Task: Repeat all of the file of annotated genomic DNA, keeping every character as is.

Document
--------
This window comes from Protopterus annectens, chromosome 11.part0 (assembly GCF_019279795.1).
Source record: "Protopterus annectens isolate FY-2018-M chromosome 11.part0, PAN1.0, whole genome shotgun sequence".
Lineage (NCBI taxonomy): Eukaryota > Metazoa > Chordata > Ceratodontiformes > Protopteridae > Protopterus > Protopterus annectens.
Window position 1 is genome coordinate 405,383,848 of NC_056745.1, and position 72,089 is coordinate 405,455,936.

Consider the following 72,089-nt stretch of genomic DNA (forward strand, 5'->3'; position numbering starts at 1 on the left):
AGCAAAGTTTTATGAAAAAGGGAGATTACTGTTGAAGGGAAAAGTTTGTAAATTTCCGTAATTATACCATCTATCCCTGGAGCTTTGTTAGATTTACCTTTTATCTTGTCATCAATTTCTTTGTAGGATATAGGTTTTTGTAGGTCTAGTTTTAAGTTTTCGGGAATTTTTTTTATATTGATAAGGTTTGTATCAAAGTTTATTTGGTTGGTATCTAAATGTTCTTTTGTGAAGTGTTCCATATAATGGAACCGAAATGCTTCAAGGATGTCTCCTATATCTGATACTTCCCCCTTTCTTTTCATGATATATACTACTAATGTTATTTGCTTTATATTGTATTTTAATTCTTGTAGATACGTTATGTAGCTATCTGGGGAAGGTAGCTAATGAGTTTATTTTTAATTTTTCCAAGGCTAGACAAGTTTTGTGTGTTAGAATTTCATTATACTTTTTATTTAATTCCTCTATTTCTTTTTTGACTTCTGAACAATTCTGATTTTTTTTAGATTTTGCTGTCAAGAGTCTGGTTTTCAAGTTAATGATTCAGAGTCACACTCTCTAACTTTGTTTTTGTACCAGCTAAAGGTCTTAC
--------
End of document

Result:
This window comes from Protopterus annectens, chromosome 11.part0 (assembly GCF_019279795.1).
Source record: "Protopterus annectens isolate FY-2018-M chromosome 11.part0, PAN1.0, whole genome shotgun sequence".
Lineage (NCBI taxonomy): Eukaryota > Metazoa > Chordata > Ceratodontiformes > Protopteridae > Protopterus > Protopterus annectens.
Window position 1 is genome coordinate 405,383,848 of NC_056745.1, and position 72,089 is coordinate 405,455,936.

Consider the following 72,089-nt stretch of genomic DNA (forward strand, 5'->3'; position numbering starts at 1 on the left):
AGCAAAGTTTTATGAAAAAGGGAGATTACTGTTGAAGGGAAAAGTTTGTAAATTTCCGTAATTATACCATCTATCCCTGGAGCTTTGTTAGATTTACCTTTTATCTTGTCATCAATTTCTTTGTAGGATATAGGTTTTTGTAGGTCTAGTTTTAAGTTTTCGGGAATTTTTTTTATATTGATAAGGTTTGTATCAAAGTTTATTTGGTTGGTATCTAAATGTTCTTTTGTGAAGTGTTCCATATAATGGAACCGAAATGCTTCAAGGATGTCTCCTATATCTGATACTTCCCCCTTTCTTTTCATGATATATACTACTAATGTTATTTGCTTTATATTGTATTTTAATTCTTGTAGATACGTTATGTAGCTATCTGGGGAAGGTAGCTAATGAGTTTATTTTTAATTTTTCCAAGGCTAGACAAGTTTTGTGTGTTAGAATTTCATTATACTTTTTATTTAATTCCTCTATTTCTTTTTTGACTTCTGAACAATTCTGATTTTTTTTAGATTTTGCTGTCAAGAGTCTGGTTTTCAAGTTAATGATTCAGAGTCACACTCTCTAACTTTGTTTTTGTACCAGCTAAAGGTCTTAC